What is direct reduction iron process

Scheme of a blast furnace and process steps

Cast iron and steel are made from pig iron. This pig iron is produced in the blast furnace, as long as it is not in small quantities as it is used in jewelry production.

The furnace


Below are two pictures of a modern blast furnace:

The next picture shows the process of tapping the melt:

The structure of a common blast furnace is shown in the following graphic:

Information on the individual components:

  • Furnace stage: In addition to the furnace gas pipes and the inclined elevator, it is supported by a special frame.
  • Top hatch: Represents a sluice with which charging is made possible without a change in the firing atmosphere [gas content, temperature, pressure] occurring.
  • Gout: coat made of gray cast iron or steel.
  • Shaft: steel jacket lined with refractory stones. It also has a cooling system made up of water pipes.
  • Rast: Also contains water pipes for cooling.
  • Frame: Cooling takes place by sprinkling water on the sheet metal armor.
  • Ring line: Distributes the hot air and is also refractory bricked.
  • Nozzle block: Equipped with fireclay, it guides the hot wind from the ring line to the blow molds, up to 38 pieces.
  • Blow molding: Double-walled pipes that are water-cooled and extend 0.1-0.3 m into the furnace chamber.
  • Slag shape: double-walled pipes with water cooling that allow continuous removal of slag [slag]
  • Tap hole: closed with refractory mass. This stopper is either driven into the oven or burned open with an oxygen lance.

Technical specifications:

Interior of a blast furnace


Masonry: the inside of the entire furnace is lined with fireclay bricks, only the lower part is provided with carbon bricks.

Height: Some blast furnaces are up to 100 m high, including the supporting frame.

Diameter: 3-7 m [gout], 6-16 m [coal sack], 3-14 m [frame]

Wall thickness: 0.7-0.9 m [shaft], 0.6-0.8 m [detent], 0.8-1.5 m [frame]

Blast furnace process

The blast furnace process is the most common method for producing pig iron, as it enables not only high efficiency but also good automation. In addition to ore, the input materials are primarily coke and aggregates.

The task of the coke is to act as a reducing agent for the ore and a carbonizing agent for the pig iron. The aggregates, on the other hand, remove unwanted by-products of the ore - the gangue - by building up chemical compounds and then transferring them to the slag.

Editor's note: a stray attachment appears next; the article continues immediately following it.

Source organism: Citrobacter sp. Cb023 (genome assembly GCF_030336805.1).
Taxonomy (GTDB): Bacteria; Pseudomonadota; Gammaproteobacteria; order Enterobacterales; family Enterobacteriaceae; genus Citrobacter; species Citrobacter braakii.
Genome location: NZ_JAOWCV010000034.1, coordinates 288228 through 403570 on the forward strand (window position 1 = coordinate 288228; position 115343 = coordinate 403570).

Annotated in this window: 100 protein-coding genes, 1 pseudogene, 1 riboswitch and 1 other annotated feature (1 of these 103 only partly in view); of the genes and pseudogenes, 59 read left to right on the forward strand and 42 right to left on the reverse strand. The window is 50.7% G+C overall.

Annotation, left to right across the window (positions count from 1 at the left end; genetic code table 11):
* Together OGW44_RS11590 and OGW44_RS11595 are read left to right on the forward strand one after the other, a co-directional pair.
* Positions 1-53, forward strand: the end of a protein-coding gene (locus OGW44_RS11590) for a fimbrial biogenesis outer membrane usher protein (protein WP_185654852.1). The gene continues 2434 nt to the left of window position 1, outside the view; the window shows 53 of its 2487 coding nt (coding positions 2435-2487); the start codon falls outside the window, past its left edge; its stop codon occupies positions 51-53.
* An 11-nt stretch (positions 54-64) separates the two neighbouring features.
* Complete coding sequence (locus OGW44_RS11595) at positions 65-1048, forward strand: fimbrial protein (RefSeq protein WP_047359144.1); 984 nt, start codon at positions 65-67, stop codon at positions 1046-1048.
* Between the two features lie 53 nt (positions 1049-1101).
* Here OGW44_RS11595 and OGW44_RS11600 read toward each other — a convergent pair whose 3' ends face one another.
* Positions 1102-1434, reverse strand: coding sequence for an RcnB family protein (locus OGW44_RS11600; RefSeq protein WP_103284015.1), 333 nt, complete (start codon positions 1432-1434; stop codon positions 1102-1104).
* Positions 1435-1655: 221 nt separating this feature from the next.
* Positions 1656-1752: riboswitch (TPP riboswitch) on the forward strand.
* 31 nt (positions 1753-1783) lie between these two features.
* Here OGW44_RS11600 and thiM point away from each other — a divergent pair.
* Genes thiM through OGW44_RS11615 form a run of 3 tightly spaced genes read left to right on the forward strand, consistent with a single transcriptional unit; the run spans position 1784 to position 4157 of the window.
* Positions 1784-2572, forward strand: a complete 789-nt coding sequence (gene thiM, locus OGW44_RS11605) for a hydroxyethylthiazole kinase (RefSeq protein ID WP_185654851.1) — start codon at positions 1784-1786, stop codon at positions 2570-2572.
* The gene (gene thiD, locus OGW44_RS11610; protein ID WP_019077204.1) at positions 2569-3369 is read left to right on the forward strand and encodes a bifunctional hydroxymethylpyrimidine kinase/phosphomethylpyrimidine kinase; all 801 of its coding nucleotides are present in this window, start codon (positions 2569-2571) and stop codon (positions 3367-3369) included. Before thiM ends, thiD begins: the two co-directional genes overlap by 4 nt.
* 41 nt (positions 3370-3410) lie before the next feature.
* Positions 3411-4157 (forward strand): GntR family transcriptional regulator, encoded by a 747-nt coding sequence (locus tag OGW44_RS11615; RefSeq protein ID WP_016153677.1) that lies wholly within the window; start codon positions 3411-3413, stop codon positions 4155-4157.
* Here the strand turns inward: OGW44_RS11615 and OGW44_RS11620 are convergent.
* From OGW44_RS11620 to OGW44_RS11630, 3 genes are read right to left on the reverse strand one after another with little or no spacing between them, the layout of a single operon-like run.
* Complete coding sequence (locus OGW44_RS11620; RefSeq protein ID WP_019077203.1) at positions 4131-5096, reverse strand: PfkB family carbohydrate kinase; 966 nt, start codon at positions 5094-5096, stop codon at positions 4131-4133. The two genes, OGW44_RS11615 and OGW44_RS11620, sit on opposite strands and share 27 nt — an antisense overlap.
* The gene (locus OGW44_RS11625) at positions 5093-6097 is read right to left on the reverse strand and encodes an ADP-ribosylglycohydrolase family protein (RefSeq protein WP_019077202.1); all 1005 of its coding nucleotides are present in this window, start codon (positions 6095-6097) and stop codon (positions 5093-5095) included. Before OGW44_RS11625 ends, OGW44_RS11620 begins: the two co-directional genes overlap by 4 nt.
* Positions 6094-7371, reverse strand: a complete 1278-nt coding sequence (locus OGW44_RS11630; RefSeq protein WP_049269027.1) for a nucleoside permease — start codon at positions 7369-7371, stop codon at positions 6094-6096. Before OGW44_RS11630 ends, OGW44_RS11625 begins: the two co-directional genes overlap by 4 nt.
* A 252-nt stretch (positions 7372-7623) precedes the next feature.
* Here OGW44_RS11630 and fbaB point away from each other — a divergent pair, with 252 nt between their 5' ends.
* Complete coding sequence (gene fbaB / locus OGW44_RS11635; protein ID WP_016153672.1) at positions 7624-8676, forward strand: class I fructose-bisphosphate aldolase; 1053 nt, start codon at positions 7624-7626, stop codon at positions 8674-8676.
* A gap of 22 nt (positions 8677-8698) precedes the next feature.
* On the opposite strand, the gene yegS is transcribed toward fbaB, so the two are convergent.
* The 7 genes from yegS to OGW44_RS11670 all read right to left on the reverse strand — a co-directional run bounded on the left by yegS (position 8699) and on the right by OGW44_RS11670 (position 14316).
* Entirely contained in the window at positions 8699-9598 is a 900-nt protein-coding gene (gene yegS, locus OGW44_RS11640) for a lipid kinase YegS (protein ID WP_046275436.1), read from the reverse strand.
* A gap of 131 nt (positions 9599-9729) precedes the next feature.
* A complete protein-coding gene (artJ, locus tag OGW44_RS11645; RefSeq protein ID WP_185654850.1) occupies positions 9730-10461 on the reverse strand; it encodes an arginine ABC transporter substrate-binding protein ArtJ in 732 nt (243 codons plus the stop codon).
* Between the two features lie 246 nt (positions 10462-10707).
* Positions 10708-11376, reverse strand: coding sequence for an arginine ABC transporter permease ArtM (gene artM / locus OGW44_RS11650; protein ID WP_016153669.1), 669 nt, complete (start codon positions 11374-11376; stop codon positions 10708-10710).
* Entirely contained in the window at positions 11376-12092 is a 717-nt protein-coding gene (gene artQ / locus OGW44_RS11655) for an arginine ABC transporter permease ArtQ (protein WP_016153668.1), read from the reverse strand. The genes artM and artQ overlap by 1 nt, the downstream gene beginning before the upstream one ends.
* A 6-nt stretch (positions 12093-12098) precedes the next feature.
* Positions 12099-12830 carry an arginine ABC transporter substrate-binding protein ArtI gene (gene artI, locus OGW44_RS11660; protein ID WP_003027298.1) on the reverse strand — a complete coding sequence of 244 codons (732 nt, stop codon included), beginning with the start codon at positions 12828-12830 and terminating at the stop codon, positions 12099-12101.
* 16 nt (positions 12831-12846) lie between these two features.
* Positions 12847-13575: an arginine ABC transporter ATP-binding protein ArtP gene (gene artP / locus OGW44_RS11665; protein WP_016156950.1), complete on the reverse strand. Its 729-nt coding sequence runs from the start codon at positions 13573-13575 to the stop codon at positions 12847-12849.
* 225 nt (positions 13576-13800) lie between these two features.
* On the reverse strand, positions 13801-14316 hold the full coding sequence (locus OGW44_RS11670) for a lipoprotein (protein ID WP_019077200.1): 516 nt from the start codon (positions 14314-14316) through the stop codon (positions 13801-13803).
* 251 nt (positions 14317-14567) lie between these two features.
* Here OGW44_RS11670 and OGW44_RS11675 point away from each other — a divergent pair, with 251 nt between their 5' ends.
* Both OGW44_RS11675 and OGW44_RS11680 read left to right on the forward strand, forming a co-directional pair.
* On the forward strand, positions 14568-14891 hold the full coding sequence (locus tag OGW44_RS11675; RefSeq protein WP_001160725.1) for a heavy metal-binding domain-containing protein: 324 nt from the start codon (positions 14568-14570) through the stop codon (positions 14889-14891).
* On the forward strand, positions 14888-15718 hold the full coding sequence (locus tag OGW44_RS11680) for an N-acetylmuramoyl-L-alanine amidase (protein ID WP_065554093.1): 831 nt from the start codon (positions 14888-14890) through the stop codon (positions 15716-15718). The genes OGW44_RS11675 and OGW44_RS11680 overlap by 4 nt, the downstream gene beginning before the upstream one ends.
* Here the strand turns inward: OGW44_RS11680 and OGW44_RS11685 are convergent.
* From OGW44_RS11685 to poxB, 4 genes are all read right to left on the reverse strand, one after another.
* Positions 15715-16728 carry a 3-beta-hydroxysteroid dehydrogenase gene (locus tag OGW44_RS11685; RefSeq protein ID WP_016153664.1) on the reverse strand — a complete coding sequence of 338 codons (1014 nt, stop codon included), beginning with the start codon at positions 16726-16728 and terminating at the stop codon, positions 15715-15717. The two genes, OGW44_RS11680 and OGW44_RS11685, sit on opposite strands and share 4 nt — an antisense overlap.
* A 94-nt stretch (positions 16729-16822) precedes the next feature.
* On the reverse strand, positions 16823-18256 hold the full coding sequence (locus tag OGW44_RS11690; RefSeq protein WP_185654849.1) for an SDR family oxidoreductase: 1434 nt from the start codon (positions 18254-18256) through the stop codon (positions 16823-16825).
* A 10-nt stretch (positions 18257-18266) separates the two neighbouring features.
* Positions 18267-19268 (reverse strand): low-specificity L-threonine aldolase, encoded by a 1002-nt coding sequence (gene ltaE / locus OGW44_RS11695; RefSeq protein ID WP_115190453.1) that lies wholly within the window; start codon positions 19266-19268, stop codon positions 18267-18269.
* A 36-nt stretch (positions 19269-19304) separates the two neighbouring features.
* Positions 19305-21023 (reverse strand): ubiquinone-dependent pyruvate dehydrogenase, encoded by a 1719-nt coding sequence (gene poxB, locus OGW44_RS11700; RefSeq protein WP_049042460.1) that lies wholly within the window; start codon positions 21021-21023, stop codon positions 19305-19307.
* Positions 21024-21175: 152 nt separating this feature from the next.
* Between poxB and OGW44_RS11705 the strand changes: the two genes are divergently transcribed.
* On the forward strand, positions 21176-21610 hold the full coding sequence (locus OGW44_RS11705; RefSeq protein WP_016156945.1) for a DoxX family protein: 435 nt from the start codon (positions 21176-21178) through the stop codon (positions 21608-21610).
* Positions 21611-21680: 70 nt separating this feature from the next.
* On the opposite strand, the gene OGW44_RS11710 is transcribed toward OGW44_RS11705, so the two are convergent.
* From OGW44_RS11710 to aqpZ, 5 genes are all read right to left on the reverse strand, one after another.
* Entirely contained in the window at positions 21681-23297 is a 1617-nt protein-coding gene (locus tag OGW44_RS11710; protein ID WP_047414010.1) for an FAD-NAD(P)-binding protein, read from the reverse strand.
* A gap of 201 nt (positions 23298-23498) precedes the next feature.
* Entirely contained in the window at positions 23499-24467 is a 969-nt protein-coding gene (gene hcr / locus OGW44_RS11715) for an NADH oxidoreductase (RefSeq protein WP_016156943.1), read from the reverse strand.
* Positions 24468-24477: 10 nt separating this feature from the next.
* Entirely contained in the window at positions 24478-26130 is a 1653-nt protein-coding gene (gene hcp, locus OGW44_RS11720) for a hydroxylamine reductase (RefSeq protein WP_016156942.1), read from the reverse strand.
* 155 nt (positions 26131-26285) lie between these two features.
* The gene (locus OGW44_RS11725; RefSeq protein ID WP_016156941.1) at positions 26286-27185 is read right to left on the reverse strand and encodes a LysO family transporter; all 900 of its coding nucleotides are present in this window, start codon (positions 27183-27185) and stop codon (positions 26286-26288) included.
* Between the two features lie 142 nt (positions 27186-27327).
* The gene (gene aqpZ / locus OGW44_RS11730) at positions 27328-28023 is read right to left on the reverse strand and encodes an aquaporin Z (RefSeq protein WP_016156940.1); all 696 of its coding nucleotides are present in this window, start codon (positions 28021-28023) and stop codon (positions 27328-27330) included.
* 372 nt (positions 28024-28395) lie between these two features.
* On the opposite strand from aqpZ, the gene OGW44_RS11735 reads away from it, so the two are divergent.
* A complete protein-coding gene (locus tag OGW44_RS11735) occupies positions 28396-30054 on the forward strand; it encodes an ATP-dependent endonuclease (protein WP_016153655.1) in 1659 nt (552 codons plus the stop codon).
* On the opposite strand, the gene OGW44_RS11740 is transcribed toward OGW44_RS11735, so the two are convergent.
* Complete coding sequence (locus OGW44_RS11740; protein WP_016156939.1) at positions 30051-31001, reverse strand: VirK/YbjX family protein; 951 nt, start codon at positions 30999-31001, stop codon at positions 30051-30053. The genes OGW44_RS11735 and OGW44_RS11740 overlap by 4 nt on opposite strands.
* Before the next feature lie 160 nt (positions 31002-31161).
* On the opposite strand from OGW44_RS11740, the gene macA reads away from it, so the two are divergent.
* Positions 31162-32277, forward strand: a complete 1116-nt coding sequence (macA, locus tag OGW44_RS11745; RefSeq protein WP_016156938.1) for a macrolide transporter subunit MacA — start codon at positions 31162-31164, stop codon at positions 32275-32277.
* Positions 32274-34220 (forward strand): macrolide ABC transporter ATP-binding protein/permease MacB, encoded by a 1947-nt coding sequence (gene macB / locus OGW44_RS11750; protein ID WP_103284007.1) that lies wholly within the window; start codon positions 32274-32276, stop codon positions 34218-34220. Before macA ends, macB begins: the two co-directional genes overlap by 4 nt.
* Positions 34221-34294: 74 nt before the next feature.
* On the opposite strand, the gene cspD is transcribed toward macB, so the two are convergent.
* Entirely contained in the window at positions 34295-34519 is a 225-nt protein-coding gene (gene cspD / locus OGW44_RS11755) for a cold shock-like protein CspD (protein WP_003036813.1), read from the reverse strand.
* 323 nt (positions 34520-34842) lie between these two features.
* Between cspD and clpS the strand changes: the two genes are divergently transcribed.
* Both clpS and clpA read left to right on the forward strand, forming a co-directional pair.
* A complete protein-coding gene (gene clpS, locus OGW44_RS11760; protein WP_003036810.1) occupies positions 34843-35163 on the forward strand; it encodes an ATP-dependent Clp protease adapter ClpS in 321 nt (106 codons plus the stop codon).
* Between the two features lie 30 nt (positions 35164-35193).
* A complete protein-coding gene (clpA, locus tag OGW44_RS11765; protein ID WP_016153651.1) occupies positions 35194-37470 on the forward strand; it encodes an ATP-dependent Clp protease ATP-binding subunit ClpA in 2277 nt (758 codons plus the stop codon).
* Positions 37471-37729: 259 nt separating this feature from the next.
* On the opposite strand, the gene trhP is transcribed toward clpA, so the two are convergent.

The blast furnace itself uses the countercurrent process. While the feedstock is being conveyed from top to bottom, the gas flows in the opposite direction. The chemical reactions take place in parallel to these currents. These are:

  • Burning the coke,
  • Implementation of the gas,
  • Reduction of iron ores,
  • Slagging,
  • Side reactions.

At the beginning of the process, the ore is still in the following forms:

  • Magnetite $ \ Fe_3 O_4 $
  • Minette $ \ Fe_x (OH) _y $
  • Hematite $ \ Fe_2 O_3 $

For an optimal result, the ores are broken down to a small size and the aggregates are added. This combination is also called Möller, which is fed to the blast furnace layer by layer together with the coke. The layers then move from top to bottom.

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At the Möller it is a mixture of iron ore and aggregates such as lime. With the help of these additives, the slag, in which the impurities are bound, is formed.

The process reactions are as follows:

  • 1. Drying, preheating, expulsion of the water hydrate
  • 2. Indirect reduction
  • 3. Direct reduction
  • 4. Melting process
The Boudouard equilibrium between $ C, CO $ and $ CO_2 $ is decisive for the processes in the blast furnace

$ \ rightarrow: CO_2 + C \ leftrightarrow 2 CO $

It describes the process in which the $ CO_2 $ formed during the reduction of iron oxide by $ CO $ is converted back to $ CO $ by a reaction with C and this can then be used for a further reduction. The temperatures required for this are above 1000 ° C.